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Articles 1 - 5 of 5

Full-Text Articles in Social History

2018-07-16 Oral History With Myrtle Ross, Matthew R. Griffis Jul 2018

2018-07-16 Oral History With Myrtle Ross, Matthew R. Griffis

Oral History Archive

Myrtle Jackson Ross was born in 1929 in Austin County, Texas, where her father worked as a cotton-picker. When she was about eight years-old, Ross’s family moved to Houston, settling on Mason Street in the city’s Fourth Ward. There, her father worked at a hospital and her mother worked as a homemaker. Ross graduated from the Gregory School on Victor Street before attending Booker T. Washington High School on West Dallas Street.

Ross was in high school when she began visiting Houston’s Colored Carnegie Library, which was situated directly behind Booker T. Washington High School. For Ross ...


2018-06-02 Oral History With Willie Hartwell, Matthew R. Griffis Jun 2018

2018-06-02 Oral History With Willie Hartwell, Matthew R. Griffis

Oral History Archive

Willie Hartwell was born in 1942 Glenn, Texas and grew up in Houston, where she lived on Andrews Street in the city’s Fourth Ward. There, she graduated from the Gregory School before attending Booker T. Washington High School. Later moving to the Third Ward with her mother, Hartwell attended Miller Junior and Yates (now Jack Yates) Senior high schools.

Hartwell was about seven years-old when she and her younger brother happened upon the segregated Carnegie Branch library one afternoon on Frederick Street. Neither had visited a public library before. Located about seven city blocks from her home, the Carnegie ...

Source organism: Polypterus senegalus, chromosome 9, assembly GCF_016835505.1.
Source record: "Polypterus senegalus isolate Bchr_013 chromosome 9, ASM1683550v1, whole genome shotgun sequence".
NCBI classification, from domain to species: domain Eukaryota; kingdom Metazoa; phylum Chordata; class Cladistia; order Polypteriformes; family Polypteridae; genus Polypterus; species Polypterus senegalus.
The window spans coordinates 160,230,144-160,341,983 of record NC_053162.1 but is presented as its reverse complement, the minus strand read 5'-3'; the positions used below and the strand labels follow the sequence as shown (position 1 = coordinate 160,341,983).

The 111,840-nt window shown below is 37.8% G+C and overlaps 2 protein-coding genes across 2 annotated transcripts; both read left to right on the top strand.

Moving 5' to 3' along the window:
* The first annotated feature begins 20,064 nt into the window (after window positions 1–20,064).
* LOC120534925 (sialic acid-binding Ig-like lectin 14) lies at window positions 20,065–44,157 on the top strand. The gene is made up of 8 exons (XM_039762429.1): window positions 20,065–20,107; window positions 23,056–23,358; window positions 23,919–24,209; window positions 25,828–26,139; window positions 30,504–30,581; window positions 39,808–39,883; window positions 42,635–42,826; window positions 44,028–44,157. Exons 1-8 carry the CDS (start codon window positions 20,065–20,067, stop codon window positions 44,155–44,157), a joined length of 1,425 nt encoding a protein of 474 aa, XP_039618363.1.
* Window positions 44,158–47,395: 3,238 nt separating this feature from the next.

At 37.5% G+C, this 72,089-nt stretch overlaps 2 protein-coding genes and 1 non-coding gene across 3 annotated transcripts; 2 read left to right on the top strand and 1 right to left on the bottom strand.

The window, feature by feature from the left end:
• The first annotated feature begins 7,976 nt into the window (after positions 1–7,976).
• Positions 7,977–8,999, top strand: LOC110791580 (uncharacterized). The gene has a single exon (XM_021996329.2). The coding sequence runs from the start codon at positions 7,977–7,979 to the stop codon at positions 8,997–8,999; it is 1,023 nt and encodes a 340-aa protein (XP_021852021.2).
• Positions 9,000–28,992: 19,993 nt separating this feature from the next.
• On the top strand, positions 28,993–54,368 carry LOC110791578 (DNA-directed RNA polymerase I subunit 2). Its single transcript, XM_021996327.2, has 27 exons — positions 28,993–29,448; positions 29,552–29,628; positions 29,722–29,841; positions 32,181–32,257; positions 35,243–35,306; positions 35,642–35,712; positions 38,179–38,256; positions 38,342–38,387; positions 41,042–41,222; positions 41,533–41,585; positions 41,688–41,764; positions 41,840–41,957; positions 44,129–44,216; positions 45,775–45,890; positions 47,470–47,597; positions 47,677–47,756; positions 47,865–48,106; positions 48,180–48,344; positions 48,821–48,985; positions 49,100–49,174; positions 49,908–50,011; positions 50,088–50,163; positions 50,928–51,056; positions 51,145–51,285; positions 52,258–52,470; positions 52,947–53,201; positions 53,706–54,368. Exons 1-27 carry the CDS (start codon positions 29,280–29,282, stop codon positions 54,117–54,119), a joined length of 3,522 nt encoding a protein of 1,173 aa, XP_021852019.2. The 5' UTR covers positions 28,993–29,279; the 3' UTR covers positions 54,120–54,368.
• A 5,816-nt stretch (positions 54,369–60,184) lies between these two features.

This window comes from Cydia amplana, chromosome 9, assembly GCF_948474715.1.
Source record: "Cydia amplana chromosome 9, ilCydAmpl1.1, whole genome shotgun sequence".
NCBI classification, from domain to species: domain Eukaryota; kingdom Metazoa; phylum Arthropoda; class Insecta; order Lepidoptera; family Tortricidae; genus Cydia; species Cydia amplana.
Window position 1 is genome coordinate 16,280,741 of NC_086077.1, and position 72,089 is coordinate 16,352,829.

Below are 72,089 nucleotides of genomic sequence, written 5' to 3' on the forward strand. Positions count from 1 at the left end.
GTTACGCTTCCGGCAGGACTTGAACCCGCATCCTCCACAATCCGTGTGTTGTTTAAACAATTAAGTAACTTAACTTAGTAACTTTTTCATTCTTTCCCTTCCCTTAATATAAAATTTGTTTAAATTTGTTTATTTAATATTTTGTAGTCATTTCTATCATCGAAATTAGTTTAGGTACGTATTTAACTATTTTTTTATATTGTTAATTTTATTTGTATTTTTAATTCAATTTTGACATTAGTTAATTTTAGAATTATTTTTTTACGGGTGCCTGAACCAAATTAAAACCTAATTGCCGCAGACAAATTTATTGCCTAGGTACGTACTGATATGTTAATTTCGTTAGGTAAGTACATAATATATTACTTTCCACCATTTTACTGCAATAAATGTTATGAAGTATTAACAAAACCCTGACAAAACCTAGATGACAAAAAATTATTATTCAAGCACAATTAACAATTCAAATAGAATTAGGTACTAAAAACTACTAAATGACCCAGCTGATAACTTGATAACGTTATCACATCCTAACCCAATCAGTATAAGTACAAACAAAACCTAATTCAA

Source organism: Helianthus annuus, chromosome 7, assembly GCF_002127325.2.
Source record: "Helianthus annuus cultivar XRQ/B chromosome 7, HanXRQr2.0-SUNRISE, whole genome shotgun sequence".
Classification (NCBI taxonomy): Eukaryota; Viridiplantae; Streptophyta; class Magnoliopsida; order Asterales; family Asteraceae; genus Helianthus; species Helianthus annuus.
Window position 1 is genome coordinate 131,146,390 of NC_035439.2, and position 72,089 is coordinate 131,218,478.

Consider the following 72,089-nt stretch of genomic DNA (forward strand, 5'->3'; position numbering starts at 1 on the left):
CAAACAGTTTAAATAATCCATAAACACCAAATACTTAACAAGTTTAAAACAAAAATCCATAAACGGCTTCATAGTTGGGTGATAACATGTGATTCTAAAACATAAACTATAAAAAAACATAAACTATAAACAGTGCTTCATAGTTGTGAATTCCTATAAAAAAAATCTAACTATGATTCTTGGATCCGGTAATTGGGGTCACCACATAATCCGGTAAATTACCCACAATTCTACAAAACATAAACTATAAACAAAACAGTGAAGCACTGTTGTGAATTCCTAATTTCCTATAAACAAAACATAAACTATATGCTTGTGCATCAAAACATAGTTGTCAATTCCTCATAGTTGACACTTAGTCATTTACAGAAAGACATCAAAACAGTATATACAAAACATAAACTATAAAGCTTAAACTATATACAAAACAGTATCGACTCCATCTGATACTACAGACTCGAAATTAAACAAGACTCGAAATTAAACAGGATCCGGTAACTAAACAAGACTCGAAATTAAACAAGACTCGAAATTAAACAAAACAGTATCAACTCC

A Separate Space: Remembering Meridian’S Segregated Carnegie Library, 1913-74, Matthew R. Griffis Oct 2017

A Separate Space: Remembering Meridian’S Segregated Carnegie Library, 1913-74, Matthew R. Griffis

Publications and Other Resources

This article explores the largely undocumented history of Meridian, Mississippi’s 13th Street library, a segregated branch library constructed in 1912-13 with funds from Carnegie’s famous library program. Although the library no longer stands, it remains an important connection between libraries in Mississippi and the history of race relations. Using archival sources as well as oral history interviews with some of the library’s former users, the article considers the library’s importance as an early symbol of civic autonomy for Meridian’s African Americans and how it became a valued educational support center and community space. The ...


Oral History With Karen Edwards-Hunter, Matthew R. Griffis Apr 2017

Oral History With Karen Edwards-Hunter, Matthew R. Griffis

Oral History Archive

Karen Edwards-Hunter was born in Louisville, Kentucky in 1950 and has lived most of her life there. Her father was a mail carrier and her mother, who was originally a homemaker, was later a Teacher’s Assistant at Perry Elementary School. Edwards-Hunter grew up on 15th Street in the city’s Russell neighborhood and attended Perry Elementary School and Harvey C. Russell Junior High School when both were still segregated. She later attended Louisville Male High School before earning a B.A. in English at Eastern Kentucky University and the University of Louisville. She completed further studies at Bard ...


Oral History With Houston A. Baker, Matthew R. Griffis Feb 2017

Oral History With Houston A. Baker, Matthew R. Griffis

Oral History Archive

Born in March of 1943, Houston Alfred Baker Jr. grew up in segregated Louisville. His mother was a schoolteacher; his father served as chief administrator of the city’s African-American hospital, the Red Cross Hospital, and had earned a master’s degree in hospital administration from Northwestern University on a Rockefeller fellowship. When Baker was a child, his family lived on Virginia Avenue, where Baker attended Virginia Avenue Elementary School. After his family moved to Broadway Street, Baker attended Western Elementary, later Western Junior High School, and then Male High School before leaving for Howard University in 1961. The family ...